Evaluation of prevention and intervention programs are often limited to efficacy and effectiveness. Yet, it is important to consider all elements of conducting a process evaluation of a prevention study.
A comprehensive process evaluation of a complex intervention requires examination of specific components that assess contextual aspects of the intervention. (10) The purpose of this report is to describe the evaluation of implementation process including four main components of a breast and cervical cancer intervention entitled Kin Keeper SM: (1) intervention fidelity; (2) patient satisfaction; (3) participant retention; and (4) cost. The study is important because explaining the process of evaluating the implementation of the Kin Keeper SM program provides insight into health promotion program design.
Kin Keeper SM delivered breast and cervical cancer education to Black, Latina, and Arab women in order to increase screening (mammograms and Pap tests). CHWs of the corresponding ethnicity with current clients from community health centers in the Greater Detroit area recruited participants to the intervention. Those clients that agreed to participate were randomized into the intervention group or the control group using a propensity scoring method derived from a detailed demographic questionnaire. (9) After meeting inclusion criteria for the study, participants in both arms of the study were offered the opportunity to invite two to three female family members (i.e., mother, daughter, sister, aunt, grandmother) to participate with them.
The total number of participants in this study is 516. Women in the intervention group (N = 306) received breast and cervical education over two sessions and had the information read to them with demonstrations using breast and cervical anatomical models. Those in the control group (N = 210) received only reading materials read on their own. The sampling procedure is fully described in a previous publication. (8) All women were followed for over three years to compare screening behaviors and retention of the breast and cervical education between the intervention and the control group.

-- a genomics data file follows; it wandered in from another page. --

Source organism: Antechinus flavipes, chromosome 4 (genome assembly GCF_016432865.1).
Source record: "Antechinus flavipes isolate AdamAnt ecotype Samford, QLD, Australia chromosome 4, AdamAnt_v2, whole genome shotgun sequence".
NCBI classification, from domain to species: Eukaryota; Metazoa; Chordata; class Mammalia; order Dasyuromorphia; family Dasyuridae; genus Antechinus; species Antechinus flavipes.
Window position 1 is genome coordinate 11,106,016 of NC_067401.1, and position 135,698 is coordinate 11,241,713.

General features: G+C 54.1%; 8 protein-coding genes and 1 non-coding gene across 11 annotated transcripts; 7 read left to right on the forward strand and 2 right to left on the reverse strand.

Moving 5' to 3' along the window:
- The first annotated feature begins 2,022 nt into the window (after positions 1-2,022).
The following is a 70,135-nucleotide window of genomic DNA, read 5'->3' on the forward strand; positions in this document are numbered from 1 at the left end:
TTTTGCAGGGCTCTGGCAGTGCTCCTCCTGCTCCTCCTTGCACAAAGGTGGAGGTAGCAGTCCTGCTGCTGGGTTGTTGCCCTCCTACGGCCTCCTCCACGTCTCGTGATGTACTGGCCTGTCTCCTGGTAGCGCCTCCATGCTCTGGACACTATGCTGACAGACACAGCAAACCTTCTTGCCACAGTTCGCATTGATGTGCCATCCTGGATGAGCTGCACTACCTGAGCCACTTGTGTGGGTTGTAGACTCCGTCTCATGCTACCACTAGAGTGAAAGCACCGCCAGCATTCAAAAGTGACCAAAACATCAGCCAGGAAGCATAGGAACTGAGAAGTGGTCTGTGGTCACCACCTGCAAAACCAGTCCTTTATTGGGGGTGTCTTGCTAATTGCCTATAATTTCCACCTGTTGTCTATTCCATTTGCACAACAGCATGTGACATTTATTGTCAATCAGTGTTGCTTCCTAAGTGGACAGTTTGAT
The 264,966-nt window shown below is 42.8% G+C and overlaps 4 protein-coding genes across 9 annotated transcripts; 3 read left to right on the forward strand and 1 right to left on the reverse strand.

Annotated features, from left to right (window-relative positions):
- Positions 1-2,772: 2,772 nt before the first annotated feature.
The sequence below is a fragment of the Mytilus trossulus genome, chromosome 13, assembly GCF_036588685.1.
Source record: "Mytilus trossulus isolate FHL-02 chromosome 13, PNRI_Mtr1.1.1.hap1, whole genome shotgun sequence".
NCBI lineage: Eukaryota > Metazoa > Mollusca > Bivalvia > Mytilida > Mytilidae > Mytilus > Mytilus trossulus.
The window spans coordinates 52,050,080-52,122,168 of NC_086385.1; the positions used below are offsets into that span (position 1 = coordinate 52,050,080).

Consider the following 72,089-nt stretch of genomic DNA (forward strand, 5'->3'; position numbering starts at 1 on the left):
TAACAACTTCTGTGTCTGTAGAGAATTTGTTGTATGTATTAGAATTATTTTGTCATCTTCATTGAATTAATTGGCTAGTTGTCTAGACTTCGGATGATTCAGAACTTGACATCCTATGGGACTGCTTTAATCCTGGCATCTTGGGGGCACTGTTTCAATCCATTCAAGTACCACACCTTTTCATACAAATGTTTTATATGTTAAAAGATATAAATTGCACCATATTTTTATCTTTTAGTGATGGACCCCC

Intervention Fidelity
Participant fidelity was guided by the National Institutes of Health (NIH) Treatment domains. (11) For the purpose of this report, we measured Training Provided, Receipt of Treatment, and Treatment Integrity domains. Since the intention was to assess the fidelity of intervention, only intervention participants were provided with the survey. Intervention participants received a 12-item survey to assess Treatment Integrity and Receipt of Treatment after each of the breast and cervical cancer education sessions (Table 1).
Table 1. Participant Breast and Cervical Cancer Intervention Fidelity Questions and Results (% Yes).
Race Arab Latina African American Total
N (%) 125 (40.98) 33 (10.82) 147
Median Age in years (SD) 44.80
First Survey-Breast Cancer Items        
  1. I completed a form that asked me questions about my education, my health, and other similar things.
95.77 100 99.17 97.64
  1. I heard a talk about breast cancer. (TI)
99.31 100 100 99.67
  1. Before the talk, the community health worker asked me questions about what I knew about breast cancer. (TI)
98.60 100 99.19 99.00
  1. After the talk, the community health worker asked me questions about what I knew about breast cancer. (TI)
99.30 100 99.19 99.33
  1. The community health worker used flip charts during the talk. (TI)
98.61 100 100 99.33
  1. During the talk, the community health worker showed some models of women’s breast. (TI)
99.31 100 99.19 99.33
  1. The community health worker answered any questions about breast cancer. (TI)
98.59 100 100 99.33
  1. I enjoyed the talk about breast cancer.
99.31 100 99.19 99.33
  1. I understand what the CHW said about breast cancer. (TR)
99.30 96.97 100 99.33
  1. I learned a great deal from what the CHW said about breast cancer. (TR)
97.92 96.97 99.18 98.33
  1. The community health worker gave out gift bags.
97.67 100 91.23 93.04
  1. We rescheduled our next home visit.
98.40 100 100 99.15
Second Survey-Cervical Cancer Items        
  1. I completed a form that asked me questions about how my family and I talk to one another. (TI)
97.14 85.85 98.39 96.30
  1. I heard a talk about cervical cancer. (TI)
99.31 100 100 99.67
  1. Before the talk, the community health worker asked me questions about what I knew about cervical cancer. (TI)
95.86 100 97.58 97.01